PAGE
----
Week in Review: A Gentle Hand

UNC-TV Science Week In Review

UNC-TV Science Week In Review: July 25, 2013
A Gentle Hand


Experiments, especially in the physical sciences, tend to involve a good deal of punishment. Ammonia was first created industrially by heating hydrogen and nitrogen to 1000-degrees Farenheit while squeezing them together at 20 times atmospheric pressure. Since ammonia is just nitrogen and hydrogen put together, why not put them in a steel chamber and beat them up until they make ammonia?

Science, however, has a softer side. Whether researchers are dealing with ways to treat our environment more gently or delicately manipulating experiments in the lab, sometimes the pursuit of new knowledge requires a gentle hand.

Going Easy on the Environment

Thanks to a $45,000 grant from the NC Agricultural Foundation, professors David Domermuth and Ok-Youn Yu from Appalachian State University will be able to further their research on biofuels. This grant, and another from the EPA will go toward completing a greenhouse and biomass conversion facility at the Watauga County Landfill.

Ironically, their method of fuel creation involves some harsh processes. Gasification (or bio-volatilization) involves heating wood, animal waste or plant matter in an environment with limited oxygen until it breaks down into a mixture of carbon monoxide and hydrogen gases, called synthesis gas. Synthesis gas (or syngas) is a building block for diesels and combustible fuels.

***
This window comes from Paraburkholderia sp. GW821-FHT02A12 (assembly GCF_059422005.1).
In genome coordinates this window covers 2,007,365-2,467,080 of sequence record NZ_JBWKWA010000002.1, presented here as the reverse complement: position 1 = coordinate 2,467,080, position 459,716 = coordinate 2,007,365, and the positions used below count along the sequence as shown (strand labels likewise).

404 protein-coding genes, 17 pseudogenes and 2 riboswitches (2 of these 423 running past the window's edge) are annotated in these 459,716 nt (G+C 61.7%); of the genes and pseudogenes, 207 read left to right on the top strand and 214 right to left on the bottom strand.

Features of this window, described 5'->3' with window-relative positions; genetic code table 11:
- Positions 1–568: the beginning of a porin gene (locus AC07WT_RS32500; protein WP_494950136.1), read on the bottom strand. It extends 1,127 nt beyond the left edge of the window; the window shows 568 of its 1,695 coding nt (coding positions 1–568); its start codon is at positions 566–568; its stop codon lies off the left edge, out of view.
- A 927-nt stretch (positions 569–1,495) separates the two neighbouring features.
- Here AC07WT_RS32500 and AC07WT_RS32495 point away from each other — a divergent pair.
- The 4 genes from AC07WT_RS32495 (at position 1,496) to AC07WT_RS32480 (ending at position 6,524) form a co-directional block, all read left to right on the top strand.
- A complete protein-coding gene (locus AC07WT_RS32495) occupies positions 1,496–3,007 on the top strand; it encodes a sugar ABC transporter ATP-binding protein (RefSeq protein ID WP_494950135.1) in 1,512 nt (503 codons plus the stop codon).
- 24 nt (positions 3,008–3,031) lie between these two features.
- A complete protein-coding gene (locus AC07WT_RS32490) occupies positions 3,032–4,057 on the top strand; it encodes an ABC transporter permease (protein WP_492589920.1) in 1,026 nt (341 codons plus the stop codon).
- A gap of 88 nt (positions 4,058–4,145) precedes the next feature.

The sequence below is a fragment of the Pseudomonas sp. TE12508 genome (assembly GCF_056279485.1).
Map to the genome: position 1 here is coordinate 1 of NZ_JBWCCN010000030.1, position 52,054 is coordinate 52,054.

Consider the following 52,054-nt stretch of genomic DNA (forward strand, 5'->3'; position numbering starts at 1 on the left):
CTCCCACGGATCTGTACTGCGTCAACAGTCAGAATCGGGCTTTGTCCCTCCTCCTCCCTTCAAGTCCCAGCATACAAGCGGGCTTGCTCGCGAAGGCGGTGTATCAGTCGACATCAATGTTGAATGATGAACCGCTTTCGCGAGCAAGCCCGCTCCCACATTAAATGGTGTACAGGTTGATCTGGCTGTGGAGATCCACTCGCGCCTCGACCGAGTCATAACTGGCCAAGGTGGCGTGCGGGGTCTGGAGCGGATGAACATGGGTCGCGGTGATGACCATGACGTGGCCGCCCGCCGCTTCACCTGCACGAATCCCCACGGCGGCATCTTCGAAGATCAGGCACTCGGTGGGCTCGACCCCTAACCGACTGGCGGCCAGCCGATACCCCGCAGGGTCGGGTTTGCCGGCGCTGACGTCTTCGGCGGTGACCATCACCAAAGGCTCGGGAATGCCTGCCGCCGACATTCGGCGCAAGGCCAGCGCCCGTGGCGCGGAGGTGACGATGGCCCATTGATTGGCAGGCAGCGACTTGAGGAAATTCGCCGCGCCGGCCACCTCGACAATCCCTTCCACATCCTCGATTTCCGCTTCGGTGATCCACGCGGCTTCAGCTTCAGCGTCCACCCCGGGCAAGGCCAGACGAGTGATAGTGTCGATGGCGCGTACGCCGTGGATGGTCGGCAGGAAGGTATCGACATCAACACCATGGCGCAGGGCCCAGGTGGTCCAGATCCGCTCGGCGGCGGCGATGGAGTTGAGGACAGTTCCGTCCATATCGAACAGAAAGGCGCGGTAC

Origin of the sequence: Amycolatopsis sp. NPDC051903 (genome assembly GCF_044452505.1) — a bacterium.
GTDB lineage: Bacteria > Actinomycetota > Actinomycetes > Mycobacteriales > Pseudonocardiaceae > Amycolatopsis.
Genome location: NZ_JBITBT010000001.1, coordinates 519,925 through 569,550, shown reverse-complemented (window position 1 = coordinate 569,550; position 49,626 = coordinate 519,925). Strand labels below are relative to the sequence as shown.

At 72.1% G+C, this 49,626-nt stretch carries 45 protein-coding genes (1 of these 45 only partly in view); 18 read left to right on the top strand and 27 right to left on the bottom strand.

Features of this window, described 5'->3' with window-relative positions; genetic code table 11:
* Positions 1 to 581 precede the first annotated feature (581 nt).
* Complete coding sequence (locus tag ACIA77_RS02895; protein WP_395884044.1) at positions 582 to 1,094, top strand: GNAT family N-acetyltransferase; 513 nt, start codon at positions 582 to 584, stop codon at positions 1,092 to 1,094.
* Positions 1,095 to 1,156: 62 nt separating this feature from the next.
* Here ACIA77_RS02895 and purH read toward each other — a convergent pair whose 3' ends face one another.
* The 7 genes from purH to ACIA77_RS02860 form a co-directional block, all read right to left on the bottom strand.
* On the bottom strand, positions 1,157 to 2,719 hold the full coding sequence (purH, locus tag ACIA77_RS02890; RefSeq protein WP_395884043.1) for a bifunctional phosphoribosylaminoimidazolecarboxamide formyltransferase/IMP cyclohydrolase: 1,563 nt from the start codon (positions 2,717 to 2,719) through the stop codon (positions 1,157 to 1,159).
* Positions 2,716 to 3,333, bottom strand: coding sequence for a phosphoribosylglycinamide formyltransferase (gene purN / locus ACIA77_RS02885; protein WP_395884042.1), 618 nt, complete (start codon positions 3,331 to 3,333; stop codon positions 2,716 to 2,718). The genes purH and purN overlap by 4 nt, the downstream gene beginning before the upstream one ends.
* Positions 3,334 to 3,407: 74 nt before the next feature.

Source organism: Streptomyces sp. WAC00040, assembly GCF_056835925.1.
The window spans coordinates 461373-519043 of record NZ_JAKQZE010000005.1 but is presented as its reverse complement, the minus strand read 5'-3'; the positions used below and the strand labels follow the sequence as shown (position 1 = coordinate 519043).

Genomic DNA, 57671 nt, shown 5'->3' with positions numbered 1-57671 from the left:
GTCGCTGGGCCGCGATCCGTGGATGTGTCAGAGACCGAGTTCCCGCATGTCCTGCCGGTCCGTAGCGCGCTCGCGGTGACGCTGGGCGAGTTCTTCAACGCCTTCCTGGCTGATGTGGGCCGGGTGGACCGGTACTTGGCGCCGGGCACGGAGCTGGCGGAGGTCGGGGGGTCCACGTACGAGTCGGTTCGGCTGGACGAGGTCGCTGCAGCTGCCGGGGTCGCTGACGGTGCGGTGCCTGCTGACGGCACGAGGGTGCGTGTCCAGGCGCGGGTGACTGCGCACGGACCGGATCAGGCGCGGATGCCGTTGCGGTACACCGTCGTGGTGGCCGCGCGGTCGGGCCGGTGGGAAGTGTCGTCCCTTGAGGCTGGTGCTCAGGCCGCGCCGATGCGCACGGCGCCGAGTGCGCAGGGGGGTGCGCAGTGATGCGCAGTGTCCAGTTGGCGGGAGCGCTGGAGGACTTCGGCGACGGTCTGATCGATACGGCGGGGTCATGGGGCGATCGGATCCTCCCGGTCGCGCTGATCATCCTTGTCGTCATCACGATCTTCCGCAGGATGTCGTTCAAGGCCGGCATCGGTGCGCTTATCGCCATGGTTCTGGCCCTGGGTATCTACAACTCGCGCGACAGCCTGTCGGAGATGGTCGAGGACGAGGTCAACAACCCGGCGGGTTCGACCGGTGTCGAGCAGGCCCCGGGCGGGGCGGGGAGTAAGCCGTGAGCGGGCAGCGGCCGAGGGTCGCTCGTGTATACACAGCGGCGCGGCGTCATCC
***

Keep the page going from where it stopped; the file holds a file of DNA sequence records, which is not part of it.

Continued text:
Domermuth and Yu also planned uses for the byproducts of gasification to make the system more sustainable. Excess heat given off by the process will heat the facility and biochar, a solid carbon-rich byproduct can be used as a fertilizer and soaks up pollutants in soil. The end goal of the project is to design a sustainable energy source for use on farms.

Doing a Little Reconnaissance
Antibiotic resistant bacteria get a great deal of attention because of their ability to adapt. We make stronger antibiotics and if even one cell in a million can withstand them, a new resistant strain can be born. So instead of throwing another antibiotic punch at these bacteria, scientists from UNC–Charlotte tried to determine how some of those resistant properties evolve.

Specifically, the group, led by professor Dennis Livesay, examined an enzyme common in bacteria called Beta-Lactamase (BL). Enzymes can evolve in similar ways to organisms. A rogue mutation in the DNA that describes how to put the enzyme together can change how well the enzyme works. If an altered enzyme works well, bacteria that have it will live on and reproduce. In this way different forms of enzymes are created. If you were to chart this progression over time, it would look like a tree continually branching out. Where the enzyme falls on the branch is called its phylogeny.

BL is a particularly important enzyme because certain forms have the ability to recognize and chew up a specific chemical structure in penicillin-type antibiotics. The researchers tested 12 forms of BL, comparing their phylogenies with antibiotic resistant properties.